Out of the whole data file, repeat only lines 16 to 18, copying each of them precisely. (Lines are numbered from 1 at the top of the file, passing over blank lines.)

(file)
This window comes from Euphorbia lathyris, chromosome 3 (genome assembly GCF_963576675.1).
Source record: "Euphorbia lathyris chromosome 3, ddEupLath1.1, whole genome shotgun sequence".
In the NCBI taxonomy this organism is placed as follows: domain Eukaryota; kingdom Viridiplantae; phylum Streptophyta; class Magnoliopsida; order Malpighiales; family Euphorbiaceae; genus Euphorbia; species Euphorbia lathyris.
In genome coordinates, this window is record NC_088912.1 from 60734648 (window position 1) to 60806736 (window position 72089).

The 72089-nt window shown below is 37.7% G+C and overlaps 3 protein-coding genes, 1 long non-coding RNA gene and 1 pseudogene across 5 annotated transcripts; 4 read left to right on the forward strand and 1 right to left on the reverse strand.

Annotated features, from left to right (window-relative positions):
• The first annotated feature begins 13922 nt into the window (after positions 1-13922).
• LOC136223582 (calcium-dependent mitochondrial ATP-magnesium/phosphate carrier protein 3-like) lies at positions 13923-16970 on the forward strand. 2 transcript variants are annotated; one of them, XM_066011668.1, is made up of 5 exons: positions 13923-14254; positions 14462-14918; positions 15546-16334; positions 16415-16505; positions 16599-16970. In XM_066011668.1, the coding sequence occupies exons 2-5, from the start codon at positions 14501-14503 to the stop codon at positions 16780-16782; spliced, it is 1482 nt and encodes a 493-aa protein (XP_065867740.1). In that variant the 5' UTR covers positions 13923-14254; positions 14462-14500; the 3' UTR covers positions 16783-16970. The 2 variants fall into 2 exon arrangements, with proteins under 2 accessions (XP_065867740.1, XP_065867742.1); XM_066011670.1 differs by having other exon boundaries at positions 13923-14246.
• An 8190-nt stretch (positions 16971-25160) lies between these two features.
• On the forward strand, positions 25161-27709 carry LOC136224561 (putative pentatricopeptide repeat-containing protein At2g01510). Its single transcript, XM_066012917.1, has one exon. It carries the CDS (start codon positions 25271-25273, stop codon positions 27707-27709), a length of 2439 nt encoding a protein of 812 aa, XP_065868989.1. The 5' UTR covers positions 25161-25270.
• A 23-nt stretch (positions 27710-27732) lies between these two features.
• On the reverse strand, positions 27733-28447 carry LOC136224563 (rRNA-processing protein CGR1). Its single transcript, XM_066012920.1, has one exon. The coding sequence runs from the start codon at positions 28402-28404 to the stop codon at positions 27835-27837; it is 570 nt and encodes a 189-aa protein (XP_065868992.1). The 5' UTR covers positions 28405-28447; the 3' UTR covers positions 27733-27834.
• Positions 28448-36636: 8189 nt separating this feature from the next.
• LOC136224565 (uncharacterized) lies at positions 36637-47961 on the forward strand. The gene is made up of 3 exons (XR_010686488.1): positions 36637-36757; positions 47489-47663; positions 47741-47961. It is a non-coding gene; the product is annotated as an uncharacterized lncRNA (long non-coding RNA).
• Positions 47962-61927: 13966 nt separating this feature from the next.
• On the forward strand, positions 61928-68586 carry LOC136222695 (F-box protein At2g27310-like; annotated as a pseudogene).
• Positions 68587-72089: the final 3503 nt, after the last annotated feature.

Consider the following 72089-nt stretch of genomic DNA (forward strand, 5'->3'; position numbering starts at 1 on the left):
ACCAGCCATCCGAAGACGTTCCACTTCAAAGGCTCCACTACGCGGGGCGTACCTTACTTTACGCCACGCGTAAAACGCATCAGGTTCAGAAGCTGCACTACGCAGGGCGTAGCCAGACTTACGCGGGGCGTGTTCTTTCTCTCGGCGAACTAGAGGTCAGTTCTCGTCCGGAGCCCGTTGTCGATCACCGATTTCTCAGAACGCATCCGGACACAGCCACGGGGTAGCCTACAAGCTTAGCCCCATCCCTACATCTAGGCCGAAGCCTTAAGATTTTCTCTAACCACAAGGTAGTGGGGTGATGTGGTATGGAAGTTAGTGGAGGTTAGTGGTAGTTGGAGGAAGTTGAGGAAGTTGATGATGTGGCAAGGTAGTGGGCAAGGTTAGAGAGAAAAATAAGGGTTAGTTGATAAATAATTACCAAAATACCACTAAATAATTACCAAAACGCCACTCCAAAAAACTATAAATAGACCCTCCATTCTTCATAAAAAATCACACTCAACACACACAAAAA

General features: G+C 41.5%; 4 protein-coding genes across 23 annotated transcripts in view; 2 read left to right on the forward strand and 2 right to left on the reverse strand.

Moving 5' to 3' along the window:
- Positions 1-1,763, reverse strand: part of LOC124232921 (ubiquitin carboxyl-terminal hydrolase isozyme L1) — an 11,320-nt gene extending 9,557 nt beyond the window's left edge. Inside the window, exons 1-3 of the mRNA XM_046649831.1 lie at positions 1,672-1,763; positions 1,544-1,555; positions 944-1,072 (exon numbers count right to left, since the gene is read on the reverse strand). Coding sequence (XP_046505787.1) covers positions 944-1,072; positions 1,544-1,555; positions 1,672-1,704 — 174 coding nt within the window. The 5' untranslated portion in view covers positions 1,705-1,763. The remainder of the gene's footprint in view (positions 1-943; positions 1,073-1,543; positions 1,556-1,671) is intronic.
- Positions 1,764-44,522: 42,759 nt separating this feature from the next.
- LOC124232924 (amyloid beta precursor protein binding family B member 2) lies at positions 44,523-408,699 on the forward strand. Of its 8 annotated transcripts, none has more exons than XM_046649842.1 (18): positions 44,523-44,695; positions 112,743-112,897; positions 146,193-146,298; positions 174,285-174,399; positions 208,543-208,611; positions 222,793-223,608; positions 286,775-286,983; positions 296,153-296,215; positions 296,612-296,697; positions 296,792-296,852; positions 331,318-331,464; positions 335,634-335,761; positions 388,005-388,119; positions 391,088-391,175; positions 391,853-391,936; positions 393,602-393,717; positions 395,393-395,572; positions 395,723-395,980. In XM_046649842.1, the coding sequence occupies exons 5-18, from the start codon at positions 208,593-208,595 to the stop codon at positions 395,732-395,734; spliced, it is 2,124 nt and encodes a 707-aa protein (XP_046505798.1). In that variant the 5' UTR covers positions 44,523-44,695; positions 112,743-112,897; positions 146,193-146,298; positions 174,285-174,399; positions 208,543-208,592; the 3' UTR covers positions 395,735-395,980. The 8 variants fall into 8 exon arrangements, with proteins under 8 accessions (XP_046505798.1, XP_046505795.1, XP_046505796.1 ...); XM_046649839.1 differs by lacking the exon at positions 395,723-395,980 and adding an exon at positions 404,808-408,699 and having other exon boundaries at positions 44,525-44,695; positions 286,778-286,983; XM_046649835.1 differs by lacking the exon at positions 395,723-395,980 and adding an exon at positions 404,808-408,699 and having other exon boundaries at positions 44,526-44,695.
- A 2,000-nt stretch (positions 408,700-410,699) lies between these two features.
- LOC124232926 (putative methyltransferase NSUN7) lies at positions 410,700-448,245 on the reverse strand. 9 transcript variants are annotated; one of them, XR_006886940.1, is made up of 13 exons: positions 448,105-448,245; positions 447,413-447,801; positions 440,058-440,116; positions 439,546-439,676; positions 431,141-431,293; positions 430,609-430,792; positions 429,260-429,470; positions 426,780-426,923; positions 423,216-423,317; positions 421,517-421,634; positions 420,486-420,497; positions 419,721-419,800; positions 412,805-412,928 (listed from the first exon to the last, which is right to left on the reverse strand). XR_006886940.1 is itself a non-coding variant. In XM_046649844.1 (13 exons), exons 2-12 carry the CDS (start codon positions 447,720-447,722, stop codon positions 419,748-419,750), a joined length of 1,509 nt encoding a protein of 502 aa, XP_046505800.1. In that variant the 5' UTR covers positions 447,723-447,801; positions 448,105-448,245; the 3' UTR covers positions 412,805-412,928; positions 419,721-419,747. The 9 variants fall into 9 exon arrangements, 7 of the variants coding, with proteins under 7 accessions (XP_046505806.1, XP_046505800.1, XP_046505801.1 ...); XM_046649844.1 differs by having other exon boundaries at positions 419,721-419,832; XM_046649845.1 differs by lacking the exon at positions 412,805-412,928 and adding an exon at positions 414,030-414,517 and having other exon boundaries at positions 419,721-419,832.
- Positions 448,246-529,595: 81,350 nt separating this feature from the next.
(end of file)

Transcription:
• On the forward strand, positions 61928-68586 carry LOC136222695 (F-box protein At2g27310-like; annotated as a pseudogene).
• Positions 68587-72089: the final 3503 nt, after the last annotated feature.

Consider the following 72089-nt stretch of genomic DNA (forward strand, 5'->3'; position numbering starts at 1 on the left):